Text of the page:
Redfield & Wilton Strategies’ latest voting intention poll in Great Britain finds the Labour Party leading by 1%—a decrease of one point from last Thursday’s poll. Altogether, the full numbers (with the changes from 10 November in parentheses) are as follows:
Labour 37% (-1)
Conservative 36% (–)
Liberal Democrat 10% (–)
Green 5% (-1)
Scottish National Party 4% (–)
Reform UK 4% (+1)
Plaid Cymru 1% (+1)
Other 2% (+1)
When those who say they do not know how they would vote in a General Election are included, Labour lead by 1%. After weighting by likelihood to vote, 13% of the sample say they do not know how they would vote, including 12% of those who voted Conservative in December 2019 and 6% of those who voted Labour.
This week’s sample has 58% of respondents saying they would be ‘certain to vote’ if there were to be a General Election tomorrow. Those who voted Conservative in 2019 (67%) are more likely to say they are ‘certain to vote’ than those who voted for Labour in 2019 (62%).
Healthcare remains the issue respondents consider most likely to determine how they would vote in the next General Election. When asked to select up to three issues which would most determine how they would vote in a General Election, if there were to be one tomorrow, respondents select healthcare (53%), the economy (39%), immigration (27%), education (26%), the environment (26%), and Britain leaving the EU (21%).
If a General Election were to take place in the next six months, 33% of respondents expect the outcome to be a Conservative Party majority (down 5% compared to last Monday). 19% expect a Labour Party majority (up 3%), 18% expect a Conservative Party-led minority Government (up 2%), and 7% expect a Labour Party-led minority Government (up 2%). 56% of 2019 Conservative Party voters think the Conservatives would achieve a majority (down 6%), whereas 43% of 2019 Labour voters expect that Labour would win a majority (up 3%).
The Government’s net competency rating is -20% in this week’s poll, a further four-point decrease since last week and the lowest net competency rating we have recorded for the Government this year. Altogether, 24% find the Government competent (down 2%), 44% find the Government incompetent (up 2%), and 24% find the Government neither competent nor incompetent (no change).
Prime Minister Boris Johnson’s net approval rating stands at -10%, a four-point decrease since last week. This week’s poll finds 45% disapproving (up 3%) of his overall job performance, against 35% approving (down 1%).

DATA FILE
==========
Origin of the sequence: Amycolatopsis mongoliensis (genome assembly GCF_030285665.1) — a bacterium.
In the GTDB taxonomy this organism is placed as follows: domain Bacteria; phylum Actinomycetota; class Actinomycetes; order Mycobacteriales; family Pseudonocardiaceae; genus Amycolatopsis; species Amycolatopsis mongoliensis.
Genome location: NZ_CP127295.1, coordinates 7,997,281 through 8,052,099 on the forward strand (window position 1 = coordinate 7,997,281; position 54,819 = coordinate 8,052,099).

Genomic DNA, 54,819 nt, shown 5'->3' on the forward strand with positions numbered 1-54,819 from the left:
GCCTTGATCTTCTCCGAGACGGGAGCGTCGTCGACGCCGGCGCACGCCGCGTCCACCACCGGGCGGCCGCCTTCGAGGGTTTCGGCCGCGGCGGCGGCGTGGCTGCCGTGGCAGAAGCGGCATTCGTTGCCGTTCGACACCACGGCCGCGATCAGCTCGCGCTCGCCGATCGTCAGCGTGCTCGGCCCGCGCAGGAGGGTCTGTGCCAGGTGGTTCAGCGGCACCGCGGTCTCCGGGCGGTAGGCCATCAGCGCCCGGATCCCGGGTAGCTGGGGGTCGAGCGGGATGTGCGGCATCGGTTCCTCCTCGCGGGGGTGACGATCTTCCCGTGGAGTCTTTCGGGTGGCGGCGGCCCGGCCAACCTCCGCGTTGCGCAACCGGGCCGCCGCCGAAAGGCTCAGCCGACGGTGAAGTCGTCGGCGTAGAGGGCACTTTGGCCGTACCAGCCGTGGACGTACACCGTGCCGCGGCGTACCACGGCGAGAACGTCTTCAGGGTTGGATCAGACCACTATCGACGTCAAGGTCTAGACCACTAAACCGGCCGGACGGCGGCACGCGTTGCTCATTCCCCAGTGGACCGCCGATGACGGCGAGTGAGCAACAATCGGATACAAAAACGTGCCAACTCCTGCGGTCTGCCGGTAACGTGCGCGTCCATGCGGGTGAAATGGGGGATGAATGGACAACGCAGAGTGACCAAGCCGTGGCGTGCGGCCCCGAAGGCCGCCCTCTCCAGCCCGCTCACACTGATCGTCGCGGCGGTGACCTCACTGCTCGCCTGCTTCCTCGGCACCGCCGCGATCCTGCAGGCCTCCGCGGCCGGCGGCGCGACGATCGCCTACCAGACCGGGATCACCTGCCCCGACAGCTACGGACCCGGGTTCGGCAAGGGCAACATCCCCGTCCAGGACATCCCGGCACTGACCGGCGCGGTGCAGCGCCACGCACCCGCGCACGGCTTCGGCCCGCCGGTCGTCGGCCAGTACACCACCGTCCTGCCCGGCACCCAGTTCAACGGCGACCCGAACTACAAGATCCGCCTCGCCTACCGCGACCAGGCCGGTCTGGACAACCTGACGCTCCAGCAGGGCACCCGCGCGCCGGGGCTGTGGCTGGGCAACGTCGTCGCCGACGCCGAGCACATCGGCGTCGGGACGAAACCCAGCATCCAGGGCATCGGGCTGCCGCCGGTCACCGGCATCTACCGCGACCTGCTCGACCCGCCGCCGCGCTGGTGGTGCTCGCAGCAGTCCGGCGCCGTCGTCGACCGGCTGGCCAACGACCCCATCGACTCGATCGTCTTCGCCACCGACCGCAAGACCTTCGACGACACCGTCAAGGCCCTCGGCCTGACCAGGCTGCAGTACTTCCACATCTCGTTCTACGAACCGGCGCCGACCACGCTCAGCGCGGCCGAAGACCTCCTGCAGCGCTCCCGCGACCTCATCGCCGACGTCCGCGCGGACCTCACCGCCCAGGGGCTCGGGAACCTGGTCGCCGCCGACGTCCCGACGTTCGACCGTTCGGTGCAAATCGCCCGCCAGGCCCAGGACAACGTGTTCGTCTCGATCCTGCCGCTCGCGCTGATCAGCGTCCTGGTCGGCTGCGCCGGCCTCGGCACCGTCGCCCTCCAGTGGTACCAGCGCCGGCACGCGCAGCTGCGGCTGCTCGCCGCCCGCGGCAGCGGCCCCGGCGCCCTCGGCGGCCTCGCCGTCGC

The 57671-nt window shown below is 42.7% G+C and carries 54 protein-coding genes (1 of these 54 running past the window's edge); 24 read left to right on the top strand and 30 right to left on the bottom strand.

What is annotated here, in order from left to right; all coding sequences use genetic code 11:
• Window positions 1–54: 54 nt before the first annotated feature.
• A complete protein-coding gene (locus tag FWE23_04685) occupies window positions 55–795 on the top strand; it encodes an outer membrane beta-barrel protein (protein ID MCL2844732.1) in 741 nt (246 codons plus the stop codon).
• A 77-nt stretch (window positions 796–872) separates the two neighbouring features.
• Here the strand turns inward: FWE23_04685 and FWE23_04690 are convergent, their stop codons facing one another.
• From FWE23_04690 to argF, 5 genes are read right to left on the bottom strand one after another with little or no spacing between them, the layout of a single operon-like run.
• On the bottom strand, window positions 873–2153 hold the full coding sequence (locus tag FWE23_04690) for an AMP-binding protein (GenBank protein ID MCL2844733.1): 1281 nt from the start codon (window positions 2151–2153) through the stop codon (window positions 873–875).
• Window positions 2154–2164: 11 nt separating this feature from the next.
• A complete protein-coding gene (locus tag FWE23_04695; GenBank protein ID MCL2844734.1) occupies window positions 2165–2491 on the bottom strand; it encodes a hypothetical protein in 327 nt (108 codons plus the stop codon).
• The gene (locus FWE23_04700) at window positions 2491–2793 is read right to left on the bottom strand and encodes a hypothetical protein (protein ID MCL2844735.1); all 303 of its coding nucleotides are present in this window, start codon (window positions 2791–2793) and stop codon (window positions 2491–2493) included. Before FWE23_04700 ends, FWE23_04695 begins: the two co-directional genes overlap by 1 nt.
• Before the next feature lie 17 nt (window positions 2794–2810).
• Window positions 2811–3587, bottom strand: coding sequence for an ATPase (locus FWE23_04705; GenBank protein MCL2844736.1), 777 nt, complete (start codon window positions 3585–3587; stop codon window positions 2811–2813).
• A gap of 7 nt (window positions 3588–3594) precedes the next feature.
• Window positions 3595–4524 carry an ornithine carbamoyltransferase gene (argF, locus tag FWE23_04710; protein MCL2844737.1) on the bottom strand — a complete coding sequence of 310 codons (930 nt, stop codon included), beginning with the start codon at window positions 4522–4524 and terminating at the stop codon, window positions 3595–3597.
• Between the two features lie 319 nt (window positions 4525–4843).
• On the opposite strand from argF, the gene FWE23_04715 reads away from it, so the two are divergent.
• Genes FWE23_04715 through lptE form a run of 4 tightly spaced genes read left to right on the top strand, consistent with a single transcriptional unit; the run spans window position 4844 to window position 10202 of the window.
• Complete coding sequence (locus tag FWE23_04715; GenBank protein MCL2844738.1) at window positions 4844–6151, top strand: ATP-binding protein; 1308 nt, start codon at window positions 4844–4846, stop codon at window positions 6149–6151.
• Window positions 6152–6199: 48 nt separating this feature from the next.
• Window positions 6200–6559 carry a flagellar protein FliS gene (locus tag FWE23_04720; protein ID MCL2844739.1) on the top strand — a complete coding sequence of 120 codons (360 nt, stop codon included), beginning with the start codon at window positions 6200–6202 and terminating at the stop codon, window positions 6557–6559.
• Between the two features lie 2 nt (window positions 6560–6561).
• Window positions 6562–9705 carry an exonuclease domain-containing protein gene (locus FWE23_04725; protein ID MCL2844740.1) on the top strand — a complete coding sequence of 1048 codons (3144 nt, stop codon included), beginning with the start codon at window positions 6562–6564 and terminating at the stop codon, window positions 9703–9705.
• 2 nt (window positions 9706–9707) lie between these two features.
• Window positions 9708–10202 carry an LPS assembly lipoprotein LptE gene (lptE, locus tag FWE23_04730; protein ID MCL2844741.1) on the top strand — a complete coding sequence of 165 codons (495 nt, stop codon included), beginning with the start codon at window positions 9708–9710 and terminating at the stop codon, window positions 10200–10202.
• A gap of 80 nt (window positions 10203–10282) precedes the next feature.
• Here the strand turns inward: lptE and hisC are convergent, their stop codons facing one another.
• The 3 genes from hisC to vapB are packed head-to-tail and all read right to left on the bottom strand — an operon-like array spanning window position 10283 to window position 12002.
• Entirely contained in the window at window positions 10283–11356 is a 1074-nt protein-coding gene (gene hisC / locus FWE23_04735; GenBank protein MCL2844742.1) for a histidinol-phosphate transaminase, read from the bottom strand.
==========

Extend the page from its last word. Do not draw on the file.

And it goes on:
Chancellor of the Exchequer Rishi Sunak receives a net approval rating of +19%, representing a seven-point increase compared to last week’s lowest-ever approval rating for the Chancellor since April 2020. 43% say they approve of Rishi Sunak’s job performance (up 4%), while 24% disapprove (down 3%).
Keir Starmer’s net approval rating has not changed in the past week, still standing at -9%. 35% disapprove of Keir Starmer’s job performance (up 1%), while 26% approve (up 1%). Meanwhile, 33% neither approve nor disapprove of Starmer’s job performance (up 2%).
Between Boris Johnson and Keir Starmer, 40% say they think Boris Johnson would be a better Prime Minister for the United Kingdom at this moment than Keir Starmer, a result which has decreased slightly from 42% in last week’s poll. Conversely, 31% think Keir Starmer would be the better Prime Minister when compared to Boris Johnson (down 1%).
More specifically, Boris Johnson continues to lead over Keir Starmer as being the one who best embodies the following descriptions: ‘can build a strong economy’ (43% to 29%), ‘stands up for the interests of the United Kingdom’ (42% to 32%), ‘can work with foreign leaders’ (40% to 34%), ‘can bring British people together’ (38% to 33%).
Keir Starmer continues to lead over Boris Johnson when it comes to best embodying the descriptions of ‘being in good physical and mental health’ (40% to 28%) and ‘is willing to work with other parties when possible’ (35% to 33%).
Meanwhile, pluralities of respondents say they do not know which of the two ‘tells the truth’ (46%), ‘is creative’ (43%), ‘prioritises the environment’ (40%), or ‘has the better foreign policy strategy’ (40%).
When asked to assess whether Boris Johnson or Manchester Mayor Andy Burnham would be a better Prime Minister for the UK at this moment, 44% think Boris Johnson would be the better Prime Minister (down 2% compared to one month ago), against 29% who think Andy Burnham would be (up 1%).
Comparing the current Prime Minister to London Mayor Sadiq Khan, 46% think Boris Johnson (down 2%) and 20% think Sadiq Kahn (no change) would be the better Prime Minister for the UK at this moment.
When it comes to Deputy Leader of the Labour Party Angela Rayner, 47% say Boris Johnson would be a better Prime Minister than her at this moment (down 2%), in contrast to 20% who say Angela Rayner would be the better Prime Minister (up 1%).
Further, 35% say Boris Johnson (down 2%) and 33% say Rishi Sunak (up 2%) would be the better Prime Minister for the UK at this moment.
Rishi Sunak holds a five-point lead over Keir Starmer for the best Prime Minister at this moment. Between Keir Starmer and Rishi Sunak, 38% think Rishi Sunak would be the better Prime Minister for the United Kingdom (-1%), against 33% who think Keir Starmer would be (up 1%).